Cities can lead the way during this post-truth era in national politics
Thirty years ago, former New York Gov. Mario Cuomo famously said: “You campaign in poetry. You govern in prose.” The phrase became not only his dictum but, in many ways the North Star of good governance.
Until this year.
The 2016 presidential campaign wasn’t exactly poetic, but at the state and local level, public servants in America’s towns and cities are continuing to govern in prose despite the divisions in our nation.
Indeed, their work might be the antidote to the growing fear that we are entering an era of “post-truth” politics, where raw emotion doesn’t merely outdo fact; it overwhelms it, seemingly to irrelevance, and with little opposition. This only creates more cynicism and less confidence, more gridlock and less belief that government can and does work.
So what then is the cure? You won’t find it in Washington. The great untold story is how cities large and small are governing by the facts, using data and evidence not to cloud but to clarify what serves all Americans — and to engage their communities in efforts to move forward.
Look at Buffalo, New York.
On any given day, you will see city employees in the city’s poorest neighborhoods hard at work. Maybe they’re up on a ladder using a chain saw to trim dangling branches. Maybe they’re handing out smoke detectors to families who don’t have them. Maybe they’re filling, both literally and metaphorically, a pothole.
They are part of what Buffalo calls its Clean Sweep program — an initiative that is about using data to engage citizens and shape policy. Specifically, Clean Sweep crunches the data from citizen inquiries, emergency 911 calls and the census. Based on that information, the program targets the neighborhoods that need help most and better structures how that help is administered.
Buffalo is hardly alone. In Mesa, Arizona, officials recently created a “blight index” from data on crime and code violations; they’ve identified the neighborhoods with the most need and they use evidence-based decision making to redirect funding. In cities like New Orleans and Chattanooga, they are using behavioral science to sharpen outreach campaigns that aim to increase diversity in their police forces. Tulsa is one of a growing number of cities making data public and, in so doing, making government more transparent. In Providence, Rhode Island, the mayor takes city data out into the community, where he engages in robust conversations with residents about whether or not the official city stats reflect their actual experiences.
These innovative programs and others in cities around the country do two things, both critical for improving and healing an environment increasingly defined by a declining trust in public institutions.
First, these programs enable local leaders to use data and evidence to determine what’s working, what’s not and what we can do about it. Relying on hunches or making assumptions rarely leads to better understanding about the root cause of any problem. Data and evidence help create a shared understanding of the challenges we face and illuminate the path forward. They allow us to see whether our efforts are producing results and, ultimately, a return on public investment.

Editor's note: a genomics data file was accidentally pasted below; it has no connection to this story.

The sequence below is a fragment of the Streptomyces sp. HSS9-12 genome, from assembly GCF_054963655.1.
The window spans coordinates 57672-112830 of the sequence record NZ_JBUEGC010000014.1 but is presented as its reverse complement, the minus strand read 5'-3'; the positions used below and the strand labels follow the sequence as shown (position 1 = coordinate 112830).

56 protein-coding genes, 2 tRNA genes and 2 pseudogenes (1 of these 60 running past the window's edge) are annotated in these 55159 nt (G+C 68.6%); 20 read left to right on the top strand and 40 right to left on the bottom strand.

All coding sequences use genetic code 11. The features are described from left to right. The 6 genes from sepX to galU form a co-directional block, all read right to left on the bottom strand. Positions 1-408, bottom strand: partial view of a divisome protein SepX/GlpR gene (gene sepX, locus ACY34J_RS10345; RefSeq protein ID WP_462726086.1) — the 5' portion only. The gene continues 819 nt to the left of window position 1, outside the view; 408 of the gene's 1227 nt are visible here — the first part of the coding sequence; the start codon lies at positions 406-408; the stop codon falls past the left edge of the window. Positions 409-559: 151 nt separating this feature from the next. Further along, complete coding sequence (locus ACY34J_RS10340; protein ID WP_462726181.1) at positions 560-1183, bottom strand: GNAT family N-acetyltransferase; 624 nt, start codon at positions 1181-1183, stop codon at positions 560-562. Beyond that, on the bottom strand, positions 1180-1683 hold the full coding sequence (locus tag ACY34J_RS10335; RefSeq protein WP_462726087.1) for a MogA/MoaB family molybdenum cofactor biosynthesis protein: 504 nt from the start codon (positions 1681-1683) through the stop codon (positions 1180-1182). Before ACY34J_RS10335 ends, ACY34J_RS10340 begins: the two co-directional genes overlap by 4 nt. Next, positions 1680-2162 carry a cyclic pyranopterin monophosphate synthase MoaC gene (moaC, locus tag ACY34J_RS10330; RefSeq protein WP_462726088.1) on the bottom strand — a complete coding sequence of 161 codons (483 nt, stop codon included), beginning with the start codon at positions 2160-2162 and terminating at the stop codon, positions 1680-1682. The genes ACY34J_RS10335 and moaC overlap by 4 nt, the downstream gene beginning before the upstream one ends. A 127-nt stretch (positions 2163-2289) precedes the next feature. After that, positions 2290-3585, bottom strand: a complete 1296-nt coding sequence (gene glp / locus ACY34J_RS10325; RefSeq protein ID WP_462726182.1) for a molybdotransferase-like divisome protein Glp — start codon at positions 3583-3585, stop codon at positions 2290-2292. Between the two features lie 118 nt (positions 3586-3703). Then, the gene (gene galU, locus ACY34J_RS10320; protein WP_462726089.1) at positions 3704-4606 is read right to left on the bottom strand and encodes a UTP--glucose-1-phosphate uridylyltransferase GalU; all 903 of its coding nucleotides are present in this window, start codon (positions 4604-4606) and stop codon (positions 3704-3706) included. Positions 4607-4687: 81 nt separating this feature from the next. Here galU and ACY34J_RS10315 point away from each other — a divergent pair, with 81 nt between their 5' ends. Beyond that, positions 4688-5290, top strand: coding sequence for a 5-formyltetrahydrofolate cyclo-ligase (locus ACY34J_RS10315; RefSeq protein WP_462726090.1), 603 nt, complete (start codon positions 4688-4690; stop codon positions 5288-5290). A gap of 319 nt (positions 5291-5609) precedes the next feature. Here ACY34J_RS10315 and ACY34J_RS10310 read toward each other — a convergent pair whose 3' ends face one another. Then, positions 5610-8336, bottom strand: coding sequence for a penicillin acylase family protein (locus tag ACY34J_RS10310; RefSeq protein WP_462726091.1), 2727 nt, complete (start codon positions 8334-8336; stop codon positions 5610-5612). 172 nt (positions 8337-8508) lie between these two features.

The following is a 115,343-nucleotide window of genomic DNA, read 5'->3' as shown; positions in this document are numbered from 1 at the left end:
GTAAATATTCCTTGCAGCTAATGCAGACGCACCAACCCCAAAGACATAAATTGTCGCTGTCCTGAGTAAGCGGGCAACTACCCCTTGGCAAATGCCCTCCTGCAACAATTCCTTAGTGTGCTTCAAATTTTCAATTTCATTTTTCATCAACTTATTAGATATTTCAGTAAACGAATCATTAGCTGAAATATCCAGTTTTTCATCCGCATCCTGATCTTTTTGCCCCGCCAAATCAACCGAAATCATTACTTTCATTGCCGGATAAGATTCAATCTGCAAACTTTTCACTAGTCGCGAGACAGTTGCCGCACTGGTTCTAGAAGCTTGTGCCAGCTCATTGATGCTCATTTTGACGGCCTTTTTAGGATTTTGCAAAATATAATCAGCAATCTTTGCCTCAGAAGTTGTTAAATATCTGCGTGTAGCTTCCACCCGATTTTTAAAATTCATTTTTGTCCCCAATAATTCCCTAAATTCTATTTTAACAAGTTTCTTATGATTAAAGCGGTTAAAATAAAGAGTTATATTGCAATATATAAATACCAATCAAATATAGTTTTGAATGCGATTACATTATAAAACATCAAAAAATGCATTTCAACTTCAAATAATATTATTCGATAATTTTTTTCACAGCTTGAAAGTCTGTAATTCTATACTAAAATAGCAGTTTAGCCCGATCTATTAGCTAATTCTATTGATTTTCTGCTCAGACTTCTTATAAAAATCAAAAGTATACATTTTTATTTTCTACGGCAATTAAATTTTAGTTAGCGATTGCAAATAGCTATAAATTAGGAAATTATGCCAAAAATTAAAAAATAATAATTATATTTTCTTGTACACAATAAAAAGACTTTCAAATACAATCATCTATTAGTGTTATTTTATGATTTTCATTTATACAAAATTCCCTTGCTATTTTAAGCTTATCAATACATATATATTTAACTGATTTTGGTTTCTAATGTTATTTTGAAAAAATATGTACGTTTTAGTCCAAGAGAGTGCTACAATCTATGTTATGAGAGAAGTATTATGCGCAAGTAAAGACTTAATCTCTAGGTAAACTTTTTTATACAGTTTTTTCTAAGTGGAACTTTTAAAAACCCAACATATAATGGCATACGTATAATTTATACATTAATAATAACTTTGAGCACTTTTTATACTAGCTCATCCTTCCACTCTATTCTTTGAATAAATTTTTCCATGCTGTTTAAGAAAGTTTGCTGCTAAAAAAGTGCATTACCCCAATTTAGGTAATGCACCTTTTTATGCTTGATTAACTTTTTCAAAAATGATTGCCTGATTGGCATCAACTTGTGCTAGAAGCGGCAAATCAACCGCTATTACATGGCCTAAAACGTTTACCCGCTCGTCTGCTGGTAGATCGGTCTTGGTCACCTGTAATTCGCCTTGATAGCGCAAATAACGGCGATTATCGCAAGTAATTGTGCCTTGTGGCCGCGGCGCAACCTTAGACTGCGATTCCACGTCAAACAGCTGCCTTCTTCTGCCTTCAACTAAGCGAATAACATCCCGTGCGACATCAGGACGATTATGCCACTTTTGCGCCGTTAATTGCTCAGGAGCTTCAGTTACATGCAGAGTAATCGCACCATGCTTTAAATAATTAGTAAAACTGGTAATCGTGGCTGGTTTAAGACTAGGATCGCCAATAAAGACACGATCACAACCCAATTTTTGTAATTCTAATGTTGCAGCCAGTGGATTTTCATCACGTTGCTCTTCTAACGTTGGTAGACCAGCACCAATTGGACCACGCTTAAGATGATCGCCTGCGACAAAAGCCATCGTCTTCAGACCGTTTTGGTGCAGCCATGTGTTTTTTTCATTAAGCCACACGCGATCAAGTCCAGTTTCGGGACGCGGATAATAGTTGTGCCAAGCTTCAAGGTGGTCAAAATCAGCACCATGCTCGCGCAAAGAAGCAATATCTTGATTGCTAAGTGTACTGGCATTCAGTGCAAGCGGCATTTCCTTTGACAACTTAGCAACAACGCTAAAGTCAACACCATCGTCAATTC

That, of course, leads to the second point — data creates a solid foundation on which everyday residents can participate in making their communities stronger. When government uses data to define problems and call out where help is needed, residents can step in and step up. Businesses, nonprofits and faith communities know where to focus their efforts. New relationships get forged and civic ties are strengthened. Because of that, door by door and block by block, programs like these can help us solve problems and also bolster our democracy. And today, that is as important as anything.
Elected officials of every stripe ultimately need to answer to the people. An emphasis on data and evidence, on the prose, is the surest and arguably the only way to get beyond rhetoric to real traction — whether you’re focused on creating jobs, improving public safety or any other critical issue.
Equally innovative Republican and Democratic mayors, in areas of the country both red and blue, govern by data and fact on a daily basis. Now is the time for national leaders to follow their lead.
James Anderson oversees Bloomberg Philanthropies’ Government Innovation programs, focused on building problem-solving capacity within local governments and spreading innovations that work. Before joining Bloomberg Philanthropies, he served as communications director to New York City Mayor Michael R. Bloomberg.
Originally published at www.usnews.com on January 19, 2017.